A report from CITY OF SOUND on the applications of an old analogy now often discredited that cities are an “organism” here discussed in a forum with representatives from both neuroscience and from the engineering side of the urban sustainability disciplines. A useful classification of the idea of the city as a metabolic organism is UCL’s Interdisciplinary Perspectives on Urban Metabolism: A review on the literature A few extracts from Dan Hills report
From Emergence, by Steven Johnson
A couple of weeks ago I was invited to take part in an event called the “North House Salon” (see previous entry: Passport Control to Pimlico). These salons are organised by Dr Sarah Caddick, neuroscience advisor to Lord David Sainsbury (ex-Minister for Science and Innovation in the UK government) and theGatsby Foundation, and bring together various “expert groups” with select groups of neuroscientists. It was an absolute privilege to share a conversation with some of the UK’s leading scientists—for a start, it’s always fascinating to see another discipline at work, and we were also fortunate that they were all great communicators as well as great researchers
As Chris put it in his intro, we do have an increasingly shared vocabulary and way of thinking emerging about the systems of the brain and the systems of cities. This may partly be due to biomimicry shaping design discourse, partly the vogue for “smart cities” strategies, and partly because of recent advances in “brain science” (note: neuroscience is to some extent now seen as part of a continuum including behavioural psychology, behavioural economics, neurology, developmental biology and others. I’ll be using the term “brain science” as short-hand for all that. At one point, we tried to discuss the limits of neuroscience. We didn’t get very far.)
I briefly mentioned our own smart services work on Low2No, but my core point was that we need to step back and think about the question we’re trying to ask here—why were we gathered here today? I suggested that ideas themselves are not particularly relevant; that the idea of optimising urban infrastructure as a no-brainer (an odd phrase to use in this setting, I admitted.) (I also nodded to Zeki’s paper, which I’d learnt a lot from.)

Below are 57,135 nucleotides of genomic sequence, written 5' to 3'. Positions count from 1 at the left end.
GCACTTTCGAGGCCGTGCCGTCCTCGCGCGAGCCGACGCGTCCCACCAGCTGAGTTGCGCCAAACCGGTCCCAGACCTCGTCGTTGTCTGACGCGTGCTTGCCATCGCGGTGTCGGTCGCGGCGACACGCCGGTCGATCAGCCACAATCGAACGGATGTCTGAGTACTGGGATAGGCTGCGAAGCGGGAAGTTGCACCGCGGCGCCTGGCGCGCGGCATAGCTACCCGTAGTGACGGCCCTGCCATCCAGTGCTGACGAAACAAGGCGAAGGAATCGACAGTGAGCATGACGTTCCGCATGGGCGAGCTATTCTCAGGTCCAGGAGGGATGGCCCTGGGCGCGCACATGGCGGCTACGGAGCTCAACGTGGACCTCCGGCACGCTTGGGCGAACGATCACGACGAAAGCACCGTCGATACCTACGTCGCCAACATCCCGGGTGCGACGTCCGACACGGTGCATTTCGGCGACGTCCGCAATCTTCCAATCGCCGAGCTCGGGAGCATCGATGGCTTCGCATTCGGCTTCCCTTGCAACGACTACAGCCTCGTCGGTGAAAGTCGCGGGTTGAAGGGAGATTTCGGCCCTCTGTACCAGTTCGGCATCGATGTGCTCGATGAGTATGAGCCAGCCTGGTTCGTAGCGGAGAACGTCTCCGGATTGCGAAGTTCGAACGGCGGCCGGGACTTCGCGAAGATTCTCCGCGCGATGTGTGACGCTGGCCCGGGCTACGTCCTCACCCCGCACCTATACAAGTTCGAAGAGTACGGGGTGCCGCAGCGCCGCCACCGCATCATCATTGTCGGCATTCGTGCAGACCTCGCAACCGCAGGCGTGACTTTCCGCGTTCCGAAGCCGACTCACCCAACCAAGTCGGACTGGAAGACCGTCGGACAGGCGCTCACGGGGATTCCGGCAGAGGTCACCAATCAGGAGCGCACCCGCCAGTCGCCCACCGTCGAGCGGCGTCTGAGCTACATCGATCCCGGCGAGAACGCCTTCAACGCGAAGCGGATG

But then I made the claim that the city is not psychological or biological, but cultural, and that if anything is holding us back from “better cities” (if that’s our goal), it’s not ideas or technology, but our cultures of decision-making (which is the focus of our work in the Strategic Design Unit at Sitra.)
The emerging discussion I personally found most interesting—and tested on Geoffrey West and others, who were receptive—was this idea of how we make public decisions. Given our cultures of decision-making, from the individual to the institutional, were designed in another time, is it any wonder these systems are struggling to deliver the kind of complex, longer-term, interdependent decisions we need to make today? Equally, we now know rather more about the way the individual and society works, and so have some idea that fundamental systems within the brain, such as the limbic system, seem to preference short-term decisions, for example, amongst a series of other unhelpful characteristics.
So the thought occurred: how can we better design our approach to public decision-making, in such a way that the structures and cultures mitigates against our inherent “limitations”? (Please note the inverted commas there, indicating the obvious value judgement.)